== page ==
NBA 2K13 has been released for eight different platforms, but Senior Producer Rob Jones says that there is a clear winner. Put aside your mobile, your PC, PS3, Xbox 360, PSP and even the Wii – the “superior” version of the game is on its brand new home: Wii U.
While the choice might be obvious when compared to the mobile, handheld and PC versions, Jones explains that the newest console simply trumps the other two, by adding features they’re simply not capable of.
I think that… if we focussed in on [Wii U], the experience on it could be superior, in my mind, to the other two consoles.
This is even taking into consideration the Xbox 360 Kinect functionality, which 2K Sports and Visual Concepts has embraced, incorporating voice recognition and motion controls into this year’s game. Those functions brought something new to the game, but Wii U has the potential to add more, Jones continues.
I think that the way you can interact with that game controller is going to open up different ways of experiencing the game going forward, if we’re smart.
We don’t want to get into a situation where we’re so focussed on integrating the controller features that we forget that a sports game usually gets interacted with in the same way, regardless of what console it’s on.
While Jones firmly believes the Wii U has the potential to be the best, it’s not quite there yet – and this is not the time to go all out. While developing NBA 2K13 as a launch window title, the platform had not yet been “solidified”. Even though all of these cool things were being dangled in front of the studio like some sort of brand new technological carrot, Visual Concepts had to take a deep breath, prioritise, and only move ahead on the important bits.
This is why, even though there is voice recognition in the Kinect version of the game, and the Wii U is capable of it, the feature didn’t make it into the newest game.
When you start trying to add voice recognition to a game, it impacts the performance of the entire console, so you have to be careful, you have to focus your efforts in a specific way.
Microsoft recommended a command set that was a lot smaller than the command set that I needed, in order to make kinect work. As we started, we had a laundry list of all the things we wanted to do, and then we had to pare it down and make it a lot smaller and simpler than we originally set out to do – because otherwise you couldn’t maintain the same performance.
We didn’t necessarily delve into voice recognition or facial stuff, and I think that all of that stuff is on the table going into the future. As our first step, we wanted to deliver the full, complete experience of NBA 2K, and give the users a taste of some of the things you’ll be able to do, going forward.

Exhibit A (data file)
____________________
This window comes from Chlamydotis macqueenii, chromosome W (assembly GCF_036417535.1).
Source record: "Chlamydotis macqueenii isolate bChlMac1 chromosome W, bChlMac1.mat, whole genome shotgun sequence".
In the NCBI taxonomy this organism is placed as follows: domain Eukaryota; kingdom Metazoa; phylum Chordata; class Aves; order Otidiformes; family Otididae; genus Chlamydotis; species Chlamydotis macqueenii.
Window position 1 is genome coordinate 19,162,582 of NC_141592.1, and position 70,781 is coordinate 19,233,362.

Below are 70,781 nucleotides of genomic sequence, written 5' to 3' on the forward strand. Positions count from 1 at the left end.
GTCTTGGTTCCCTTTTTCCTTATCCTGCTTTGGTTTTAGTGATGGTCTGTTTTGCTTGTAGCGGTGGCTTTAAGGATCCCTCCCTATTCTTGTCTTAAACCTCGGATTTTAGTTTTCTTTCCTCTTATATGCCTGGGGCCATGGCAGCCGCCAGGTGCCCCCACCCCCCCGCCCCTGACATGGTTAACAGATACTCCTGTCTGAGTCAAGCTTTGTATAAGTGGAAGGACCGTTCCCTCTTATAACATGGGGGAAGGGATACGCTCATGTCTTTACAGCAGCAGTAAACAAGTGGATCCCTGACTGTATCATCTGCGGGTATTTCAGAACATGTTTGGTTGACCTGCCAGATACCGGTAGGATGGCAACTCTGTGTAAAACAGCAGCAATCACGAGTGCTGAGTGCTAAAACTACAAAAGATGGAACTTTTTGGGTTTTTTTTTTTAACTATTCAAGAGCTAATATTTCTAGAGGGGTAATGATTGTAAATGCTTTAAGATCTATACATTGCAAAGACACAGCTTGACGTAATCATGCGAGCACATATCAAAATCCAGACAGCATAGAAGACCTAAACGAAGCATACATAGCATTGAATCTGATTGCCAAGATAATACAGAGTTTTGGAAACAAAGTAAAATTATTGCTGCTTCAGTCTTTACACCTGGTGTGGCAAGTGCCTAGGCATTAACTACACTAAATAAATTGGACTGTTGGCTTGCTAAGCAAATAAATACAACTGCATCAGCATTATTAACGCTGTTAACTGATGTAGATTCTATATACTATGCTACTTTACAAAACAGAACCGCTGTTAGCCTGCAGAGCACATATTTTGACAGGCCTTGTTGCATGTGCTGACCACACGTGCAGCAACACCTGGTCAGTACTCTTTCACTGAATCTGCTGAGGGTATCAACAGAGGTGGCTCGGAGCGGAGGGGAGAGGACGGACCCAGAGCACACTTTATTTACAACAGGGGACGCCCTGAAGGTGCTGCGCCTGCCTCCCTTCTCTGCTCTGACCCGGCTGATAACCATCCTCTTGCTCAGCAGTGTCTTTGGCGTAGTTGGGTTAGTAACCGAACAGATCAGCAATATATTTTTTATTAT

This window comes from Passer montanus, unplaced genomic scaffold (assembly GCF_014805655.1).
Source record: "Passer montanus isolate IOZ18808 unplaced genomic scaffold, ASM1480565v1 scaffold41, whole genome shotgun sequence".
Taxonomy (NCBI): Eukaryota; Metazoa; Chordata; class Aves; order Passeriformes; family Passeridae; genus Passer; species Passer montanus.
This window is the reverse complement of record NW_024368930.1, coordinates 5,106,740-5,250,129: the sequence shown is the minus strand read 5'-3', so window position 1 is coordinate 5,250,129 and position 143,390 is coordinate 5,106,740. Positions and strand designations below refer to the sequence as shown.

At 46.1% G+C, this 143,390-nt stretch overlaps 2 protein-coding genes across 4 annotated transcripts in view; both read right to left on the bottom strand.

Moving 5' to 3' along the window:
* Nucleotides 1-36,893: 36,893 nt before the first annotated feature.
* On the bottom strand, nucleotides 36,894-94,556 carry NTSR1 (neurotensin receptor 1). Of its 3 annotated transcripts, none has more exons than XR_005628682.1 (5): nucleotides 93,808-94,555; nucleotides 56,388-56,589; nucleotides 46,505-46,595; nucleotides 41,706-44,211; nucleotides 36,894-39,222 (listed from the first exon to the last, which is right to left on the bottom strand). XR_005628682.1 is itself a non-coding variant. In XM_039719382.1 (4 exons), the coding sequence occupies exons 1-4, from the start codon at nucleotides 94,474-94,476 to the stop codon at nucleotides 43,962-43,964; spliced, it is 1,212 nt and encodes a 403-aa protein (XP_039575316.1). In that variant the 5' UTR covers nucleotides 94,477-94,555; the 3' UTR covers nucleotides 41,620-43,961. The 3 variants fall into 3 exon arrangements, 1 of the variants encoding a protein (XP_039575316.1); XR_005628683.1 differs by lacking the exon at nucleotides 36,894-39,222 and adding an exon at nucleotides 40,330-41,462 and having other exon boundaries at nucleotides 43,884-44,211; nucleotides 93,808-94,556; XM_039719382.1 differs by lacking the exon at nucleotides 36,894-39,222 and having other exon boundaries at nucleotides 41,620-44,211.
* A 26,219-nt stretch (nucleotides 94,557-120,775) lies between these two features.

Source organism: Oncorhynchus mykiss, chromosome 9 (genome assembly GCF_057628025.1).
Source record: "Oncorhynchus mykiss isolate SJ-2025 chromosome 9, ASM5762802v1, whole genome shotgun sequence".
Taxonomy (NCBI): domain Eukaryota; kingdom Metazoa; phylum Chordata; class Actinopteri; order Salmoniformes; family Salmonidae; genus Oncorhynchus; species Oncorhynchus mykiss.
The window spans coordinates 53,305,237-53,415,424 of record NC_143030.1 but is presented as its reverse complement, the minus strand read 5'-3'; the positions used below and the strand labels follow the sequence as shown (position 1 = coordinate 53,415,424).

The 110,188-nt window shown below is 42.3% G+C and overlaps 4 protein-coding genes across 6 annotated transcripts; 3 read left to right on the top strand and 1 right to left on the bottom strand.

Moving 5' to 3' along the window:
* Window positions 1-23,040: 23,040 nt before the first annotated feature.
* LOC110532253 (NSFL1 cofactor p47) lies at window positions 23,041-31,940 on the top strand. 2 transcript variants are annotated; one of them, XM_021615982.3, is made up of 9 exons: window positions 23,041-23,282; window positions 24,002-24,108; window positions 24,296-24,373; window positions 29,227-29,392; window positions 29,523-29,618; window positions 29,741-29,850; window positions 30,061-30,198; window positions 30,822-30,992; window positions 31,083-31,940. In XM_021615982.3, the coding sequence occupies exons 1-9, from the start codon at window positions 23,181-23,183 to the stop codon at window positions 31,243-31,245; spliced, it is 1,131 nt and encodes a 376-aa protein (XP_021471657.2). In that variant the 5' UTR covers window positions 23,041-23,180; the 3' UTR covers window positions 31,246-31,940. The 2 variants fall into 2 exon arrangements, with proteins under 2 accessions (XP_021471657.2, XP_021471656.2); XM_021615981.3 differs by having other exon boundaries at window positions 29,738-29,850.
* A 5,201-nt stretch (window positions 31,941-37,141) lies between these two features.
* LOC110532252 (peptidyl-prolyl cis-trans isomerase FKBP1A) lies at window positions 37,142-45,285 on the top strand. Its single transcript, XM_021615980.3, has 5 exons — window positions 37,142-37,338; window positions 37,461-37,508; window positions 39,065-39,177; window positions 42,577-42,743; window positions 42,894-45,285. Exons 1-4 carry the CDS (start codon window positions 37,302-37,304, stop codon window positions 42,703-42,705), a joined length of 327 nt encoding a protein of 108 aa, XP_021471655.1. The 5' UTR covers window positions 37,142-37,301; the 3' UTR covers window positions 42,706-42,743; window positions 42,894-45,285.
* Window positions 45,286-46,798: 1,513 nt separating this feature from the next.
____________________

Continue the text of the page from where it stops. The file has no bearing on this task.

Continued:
Right now, the Wii U version of NBA 2K13 is built around three major features, which Jones explained to us in detail.
The main change, which most people will encounter almost immediately is the fact that a new focus has been put onto optional strategies that many gamers will leave hidden and unused. The extra real estate provided by the Wii U GamePad means that users have more options at their fingertips. No more pausing the game and navigating through menu upon menu to make changes!
(By the way, Jones comments that these are no minor tweaks – some options are strong enough that they can affect the outcome of an entire game “pretty quickly”, so being able to access things quickly is a significant advantage.)
Moving from the very practical to the somewhat gimmicky, we have the Gatorade Biometric Scanner (no, really). It’s accessed by lifting the controller up to the screen, where it provides an almost x-ray vision of the player on the tv.
It shows you your energy and how well your player’s performing – y’know, if a guy’s hot, on a hot streak, he’ll be coloured red, but if he’s cold, he’ll be coloured blue.
It’s nice because – again – that’s something that you can bring up in our game, but it’s a little chart, and you have to bring it up and analyse it and read it, whereas you can keep playing, and you visually can see quickly what the status of your players are right there.
It’s another, innovative, way of using the new peripheral, and while we’re not sure how many people will use it once the novelty wears off, for a little while at least, it does provide an extra level of interaction with the game.
The third new feature has been designed in direct response to gamer complaints about recent versions of the game. Visual Concepts has heard players complain that they aren’t getting enough feedback from the game about how well each character is doing in My Career mode. Now – again using the extra screen space – all of that data is literally at your fingertips. Rather than sorting through endless menus, the GamePad shows off all of your statistics – where you’re doing well, where you’re doing poorly – and it also reminds you of dynamic goals that are set by the game. Traditionally, this information was only accessible via the pause menu. Now it’s there on the fly!
As Jones reminds us – this is only the beginning. NBA 2K13 is the very first game from the series to make it onto the new hardware, and while it’s a neat, tidy little package, it only scrapes the surface of what the Wii U is capable of. Bigger things are definitely in store.
I’ve spent time with the Wii U producer, and I have a laundry list of things for next year that I think will take this console to a different experience, in terms of its interaction with the consumer and the person who’s playing it.
NBA 2K13 is out right now for Wii U in North America, while it’s scheduled for “January 2013” in other territories including Australia.